Effects of glucose-regulated protein94 (Grp94) on Ig secretion from human blood mononuclear cells

Elisa Tramentozzi, Rita Zamarchi, Andrea Pagetta, Anna Maria Brunati, Elisabetta Rossi, Elena Tibaldi, Paola Finotti

Research output: Contribution to journalArticlepeer-review

Abstract

Grp94 is the main endoplasmic reticulum-resident heat shock protein (HSP) that besides chaperoning native proteins, displays important modulatory effects on both the innate and adaptive immune response. Since the knowledge of a direct influence of Grp94 on the humoral response is lacking, in this work we tested the effect of Grp94 on Ig secretion from peripheral blood mononuclear cells (PBMCs) of five normal volunteers. The concentration of Ig secreted in the medium after incubation of 15 days was found increased in a dose-dependent manner in the presence of Grp94, used at the final concentrations of 10 and 100 ng/ml. However, by measuring the Ig secretion at different incubation times, it was apparent that maximal percent stimulation by Grp94 occurred at 7 days, decreasing thereafter. In addition, the pattern of Ig secretion in time significantly differed in the presence of Grp94 with respect to that of control PBMCs. Grp94 also stimulated in a dose-dependent manner the PBMC proliferation, an effect that preceded the Ig secretion and was accompanied by morphological changes of cells similar to those induced by the pokeweed mitogen. Effects of Grp94 on PBMCs were mediated by an intense activation of the MEK-ERK1/2 pathway and by an increased expression of HSP90. Results indicate that Grp94 can activate the humoral response by a cytokine-like, cell-mediated mechanism that leads to an accelerated process of B cell maturation and differentiation.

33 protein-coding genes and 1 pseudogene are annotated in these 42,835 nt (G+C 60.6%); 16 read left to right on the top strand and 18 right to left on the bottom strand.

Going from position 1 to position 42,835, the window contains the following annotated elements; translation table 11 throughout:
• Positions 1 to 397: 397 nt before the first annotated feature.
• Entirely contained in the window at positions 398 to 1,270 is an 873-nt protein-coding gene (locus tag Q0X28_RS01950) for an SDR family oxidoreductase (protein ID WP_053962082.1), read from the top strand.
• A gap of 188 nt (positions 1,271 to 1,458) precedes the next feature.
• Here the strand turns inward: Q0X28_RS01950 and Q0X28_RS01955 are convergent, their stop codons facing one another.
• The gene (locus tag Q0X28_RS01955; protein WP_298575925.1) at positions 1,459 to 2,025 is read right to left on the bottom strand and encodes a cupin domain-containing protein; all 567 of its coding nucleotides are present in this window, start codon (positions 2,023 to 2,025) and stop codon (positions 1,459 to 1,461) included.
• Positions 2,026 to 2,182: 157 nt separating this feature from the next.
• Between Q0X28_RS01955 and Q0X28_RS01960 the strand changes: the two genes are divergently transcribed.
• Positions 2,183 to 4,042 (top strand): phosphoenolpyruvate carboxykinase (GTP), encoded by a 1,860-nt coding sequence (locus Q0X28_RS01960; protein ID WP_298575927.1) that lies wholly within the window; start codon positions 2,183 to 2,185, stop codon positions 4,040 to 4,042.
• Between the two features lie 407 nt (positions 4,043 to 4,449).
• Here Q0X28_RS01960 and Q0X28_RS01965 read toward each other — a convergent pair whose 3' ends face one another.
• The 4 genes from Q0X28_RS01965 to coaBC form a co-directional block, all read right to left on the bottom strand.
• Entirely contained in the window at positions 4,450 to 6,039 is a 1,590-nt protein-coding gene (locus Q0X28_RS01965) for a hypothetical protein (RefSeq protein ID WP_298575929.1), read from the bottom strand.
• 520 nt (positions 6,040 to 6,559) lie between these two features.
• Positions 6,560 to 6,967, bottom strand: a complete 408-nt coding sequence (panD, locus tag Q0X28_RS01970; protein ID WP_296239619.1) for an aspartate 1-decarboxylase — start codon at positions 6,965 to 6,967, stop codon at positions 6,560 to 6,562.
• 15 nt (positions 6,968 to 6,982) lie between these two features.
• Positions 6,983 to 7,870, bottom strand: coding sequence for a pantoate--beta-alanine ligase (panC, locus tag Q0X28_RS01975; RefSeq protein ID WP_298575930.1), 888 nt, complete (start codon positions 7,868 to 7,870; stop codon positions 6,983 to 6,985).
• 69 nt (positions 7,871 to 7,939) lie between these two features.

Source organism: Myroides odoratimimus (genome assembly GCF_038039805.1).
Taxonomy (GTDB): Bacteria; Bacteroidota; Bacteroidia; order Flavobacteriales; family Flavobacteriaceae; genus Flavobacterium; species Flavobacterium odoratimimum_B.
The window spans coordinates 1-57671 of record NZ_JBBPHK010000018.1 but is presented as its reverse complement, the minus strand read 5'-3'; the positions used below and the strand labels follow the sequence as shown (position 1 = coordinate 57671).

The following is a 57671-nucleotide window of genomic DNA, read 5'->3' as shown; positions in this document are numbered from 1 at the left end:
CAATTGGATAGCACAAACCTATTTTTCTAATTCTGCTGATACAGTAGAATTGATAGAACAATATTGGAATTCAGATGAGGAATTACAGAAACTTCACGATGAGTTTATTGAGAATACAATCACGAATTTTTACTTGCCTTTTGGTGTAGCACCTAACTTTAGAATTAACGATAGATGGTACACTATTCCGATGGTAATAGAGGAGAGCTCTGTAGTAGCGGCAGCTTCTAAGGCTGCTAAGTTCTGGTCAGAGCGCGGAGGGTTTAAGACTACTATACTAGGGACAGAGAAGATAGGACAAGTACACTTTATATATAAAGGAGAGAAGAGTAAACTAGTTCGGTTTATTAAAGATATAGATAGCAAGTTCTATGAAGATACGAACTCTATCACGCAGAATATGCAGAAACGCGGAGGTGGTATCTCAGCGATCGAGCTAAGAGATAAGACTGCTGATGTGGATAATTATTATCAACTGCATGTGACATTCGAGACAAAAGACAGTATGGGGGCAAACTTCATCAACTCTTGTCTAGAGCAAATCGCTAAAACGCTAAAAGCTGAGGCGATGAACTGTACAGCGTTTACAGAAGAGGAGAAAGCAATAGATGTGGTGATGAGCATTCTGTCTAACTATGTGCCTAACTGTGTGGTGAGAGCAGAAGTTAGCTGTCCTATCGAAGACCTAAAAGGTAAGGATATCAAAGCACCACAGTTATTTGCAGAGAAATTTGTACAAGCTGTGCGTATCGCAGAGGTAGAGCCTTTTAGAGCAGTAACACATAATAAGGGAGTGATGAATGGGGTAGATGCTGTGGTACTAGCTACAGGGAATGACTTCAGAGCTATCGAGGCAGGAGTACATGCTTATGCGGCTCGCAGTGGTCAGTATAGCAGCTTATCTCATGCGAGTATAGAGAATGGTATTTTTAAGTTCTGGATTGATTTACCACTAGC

Original languageEnglish
Pages (from-to)329-338
Number of pages10
JournalCell Stress and Chaperones
Volume16
Issue number3
DOIs
Publication statusPublished - May 2011

Keywords

  • Antibody production
  • Cell proliferation
  • Extracellular signal-regulated MAP kinases
  • Heat shock proteins
  • Lymphocyte activation

ASJC Scopus subject areas

  • Biochemistry
  • Cell Biology

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